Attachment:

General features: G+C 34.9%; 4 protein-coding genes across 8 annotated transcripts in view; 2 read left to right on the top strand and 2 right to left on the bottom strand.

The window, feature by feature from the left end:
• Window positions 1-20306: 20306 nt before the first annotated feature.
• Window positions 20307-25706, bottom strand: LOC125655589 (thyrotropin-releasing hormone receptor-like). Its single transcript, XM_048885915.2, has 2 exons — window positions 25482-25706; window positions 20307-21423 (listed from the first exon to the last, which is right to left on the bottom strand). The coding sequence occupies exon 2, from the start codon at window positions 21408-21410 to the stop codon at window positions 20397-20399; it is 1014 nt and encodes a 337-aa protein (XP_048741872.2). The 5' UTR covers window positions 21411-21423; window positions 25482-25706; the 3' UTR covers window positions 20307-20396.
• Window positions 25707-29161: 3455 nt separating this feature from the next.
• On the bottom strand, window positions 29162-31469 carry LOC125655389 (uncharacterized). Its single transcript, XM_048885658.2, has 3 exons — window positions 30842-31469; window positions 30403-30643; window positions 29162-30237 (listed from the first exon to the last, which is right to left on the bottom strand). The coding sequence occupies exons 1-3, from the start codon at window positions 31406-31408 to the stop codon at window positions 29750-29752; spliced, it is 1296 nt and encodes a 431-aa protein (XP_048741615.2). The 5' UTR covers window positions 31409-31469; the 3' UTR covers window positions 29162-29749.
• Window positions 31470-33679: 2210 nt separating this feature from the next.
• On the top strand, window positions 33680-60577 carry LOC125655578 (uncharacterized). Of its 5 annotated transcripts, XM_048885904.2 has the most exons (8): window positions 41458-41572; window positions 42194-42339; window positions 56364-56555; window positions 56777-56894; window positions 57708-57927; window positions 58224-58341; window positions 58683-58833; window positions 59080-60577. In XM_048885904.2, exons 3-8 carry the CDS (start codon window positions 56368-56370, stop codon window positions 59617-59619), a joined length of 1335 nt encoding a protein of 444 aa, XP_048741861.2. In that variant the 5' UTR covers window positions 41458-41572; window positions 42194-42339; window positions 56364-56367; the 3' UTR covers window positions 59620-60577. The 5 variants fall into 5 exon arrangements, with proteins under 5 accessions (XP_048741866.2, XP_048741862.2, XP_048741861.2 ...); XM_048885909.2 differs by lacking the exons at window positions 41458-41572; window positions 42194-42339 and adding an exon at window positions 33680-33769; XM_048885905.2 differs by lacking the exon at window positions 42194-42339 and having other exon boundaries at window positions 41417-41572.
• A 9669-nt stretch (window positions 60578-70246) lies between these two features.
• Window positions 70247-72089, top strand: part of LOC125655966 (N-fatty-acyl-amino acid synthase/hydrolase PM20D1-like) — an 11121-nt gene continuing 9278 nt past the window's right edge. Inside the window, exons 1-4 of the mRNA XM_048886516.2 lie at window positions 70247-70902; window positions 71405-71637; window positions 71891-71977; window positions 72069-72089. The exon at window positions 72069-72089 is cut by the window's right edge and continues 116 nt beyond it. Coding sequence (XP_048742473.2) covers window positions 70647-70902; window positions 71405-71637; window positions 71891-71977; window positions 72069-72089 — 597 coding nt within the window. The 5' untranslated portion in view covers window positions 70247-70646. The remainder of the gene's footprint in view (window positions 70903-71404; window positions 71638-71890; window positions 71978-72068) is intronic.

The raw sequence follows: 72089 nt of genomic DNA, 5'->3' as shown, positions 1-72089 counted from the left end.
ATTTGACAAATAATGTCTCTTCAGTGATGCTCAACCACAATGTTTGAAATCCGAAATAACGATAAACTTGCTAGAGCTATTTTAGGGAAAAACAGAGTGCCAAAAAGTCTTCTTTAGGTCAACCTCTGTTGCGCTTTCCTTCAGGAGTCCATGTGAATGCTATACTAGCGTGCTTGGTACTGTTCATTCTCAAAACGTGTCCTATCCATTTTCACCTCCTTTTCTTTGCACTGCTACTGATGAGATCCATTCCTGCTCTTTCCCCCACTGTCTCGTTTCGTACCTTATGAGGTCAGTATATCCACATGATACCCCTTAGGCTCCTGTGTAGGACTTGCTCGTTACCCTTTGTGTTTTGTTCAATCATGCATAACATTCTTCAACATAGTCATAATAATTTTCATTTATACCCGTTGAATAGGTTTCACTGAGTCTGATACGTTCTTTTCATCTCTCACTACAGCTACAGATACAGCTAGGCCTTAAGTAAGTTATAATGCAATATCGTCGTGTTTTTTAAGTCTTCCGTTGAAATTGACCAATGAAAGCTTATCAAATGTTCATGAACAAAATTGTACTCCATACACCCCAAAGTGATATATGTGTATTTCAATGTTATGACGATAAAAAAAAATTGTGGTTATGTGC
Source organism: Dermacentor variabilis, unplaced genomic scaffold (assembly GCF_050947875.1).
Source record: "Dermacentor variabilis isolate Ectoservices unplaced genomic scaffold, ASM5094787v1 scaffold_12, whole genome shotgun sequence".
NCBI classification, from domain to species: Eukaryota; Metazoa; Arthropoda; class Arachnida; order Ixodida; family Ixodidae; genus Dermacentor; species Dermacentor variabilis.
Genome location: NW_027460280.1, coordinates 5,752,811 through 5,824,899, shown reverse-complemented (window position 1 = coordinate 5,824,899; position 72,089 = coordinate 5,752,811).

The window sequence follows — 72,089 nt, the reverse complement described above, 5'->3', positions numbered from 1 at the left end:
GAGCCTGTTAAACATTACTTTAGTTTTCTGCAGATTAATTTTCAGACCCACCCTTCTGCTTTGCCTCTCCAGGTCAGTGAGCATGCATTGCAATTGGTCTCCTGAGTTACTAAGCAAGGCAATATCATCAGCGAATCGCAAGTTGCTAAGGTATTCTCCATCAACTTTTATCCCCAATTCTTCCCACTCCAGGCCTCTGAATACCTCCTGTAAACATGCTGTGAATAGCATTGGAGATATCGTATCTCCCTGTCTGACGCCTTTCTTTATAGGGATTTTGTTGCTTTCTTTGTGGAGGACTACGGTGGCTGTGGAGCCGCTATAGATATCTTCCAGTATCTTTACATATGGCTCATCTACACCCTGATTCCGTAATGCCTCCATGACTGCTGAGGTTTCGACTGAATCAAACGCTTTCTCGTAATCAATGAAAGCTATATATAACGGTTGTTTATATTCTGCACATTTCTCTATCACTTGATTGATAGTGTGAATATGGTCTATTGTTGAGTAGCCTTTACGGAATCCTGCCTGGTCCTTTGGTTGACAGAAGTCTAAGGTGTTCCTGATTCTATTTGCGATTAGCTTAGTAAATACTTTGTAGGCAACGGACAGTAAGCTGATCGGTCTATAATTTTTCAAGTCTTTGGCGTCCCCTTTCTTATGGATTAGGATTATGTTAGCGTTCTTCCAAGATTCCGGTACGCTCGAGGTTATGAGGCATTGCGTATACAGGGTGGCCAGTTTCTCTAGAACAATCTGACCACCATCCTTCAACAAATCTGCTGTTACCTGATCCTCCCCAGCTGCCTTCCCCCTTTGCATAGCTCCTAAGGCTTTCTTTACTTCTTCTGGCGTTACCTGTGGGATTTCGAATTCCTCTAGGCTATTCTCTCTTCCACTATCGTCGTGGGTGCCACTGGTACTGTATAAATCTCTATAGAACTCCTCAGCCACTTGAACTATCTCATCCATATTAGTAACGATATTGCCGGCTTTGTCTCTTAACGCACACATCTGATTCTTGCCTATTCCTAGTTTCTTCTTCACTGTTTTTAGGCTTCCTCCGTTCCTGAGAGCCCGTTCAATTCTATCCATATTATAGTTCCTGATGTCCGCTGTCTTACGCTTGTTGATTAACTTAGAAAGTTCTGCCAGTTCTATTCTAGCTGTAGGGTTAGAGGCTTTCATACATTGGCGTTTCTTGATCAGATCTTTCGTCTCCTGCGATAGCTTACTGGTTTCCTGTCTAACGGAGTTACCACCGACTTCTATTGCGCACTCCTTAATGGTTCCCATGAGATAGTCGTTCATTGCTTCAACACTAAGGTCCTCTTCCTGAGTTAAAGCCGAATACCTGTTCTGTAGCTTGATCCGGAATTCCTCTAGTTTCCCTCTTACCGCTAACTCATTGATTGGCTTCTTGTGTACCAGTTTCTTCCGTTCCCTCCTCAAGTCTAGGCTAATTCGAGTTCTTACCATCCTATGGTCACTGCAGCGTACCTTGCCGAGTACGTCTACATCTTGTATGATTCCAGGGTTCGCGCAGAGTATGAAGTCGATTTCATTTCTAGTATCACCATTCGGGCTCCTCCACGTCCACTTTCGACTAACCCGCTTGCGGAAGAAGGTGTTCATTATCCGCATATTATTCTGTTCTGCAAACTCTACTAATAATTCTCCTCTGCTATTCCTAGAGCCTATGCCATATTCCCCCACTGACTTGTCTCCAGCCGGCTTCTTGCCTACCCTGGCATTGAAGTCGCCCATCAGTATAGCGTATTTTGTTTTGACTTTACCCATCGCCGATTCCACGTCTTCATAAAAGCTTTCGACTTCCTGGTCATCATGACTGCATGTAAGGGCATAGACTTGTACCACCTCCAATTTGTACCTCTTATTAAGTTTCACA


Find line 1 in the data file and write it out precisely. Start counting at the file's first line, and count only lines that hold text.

General features: G+C 34.9%; 4 protein-coding genes across 8 annotated transcripts in view; 2 read left to right on the top strand and 2 right to left on the bottom strand.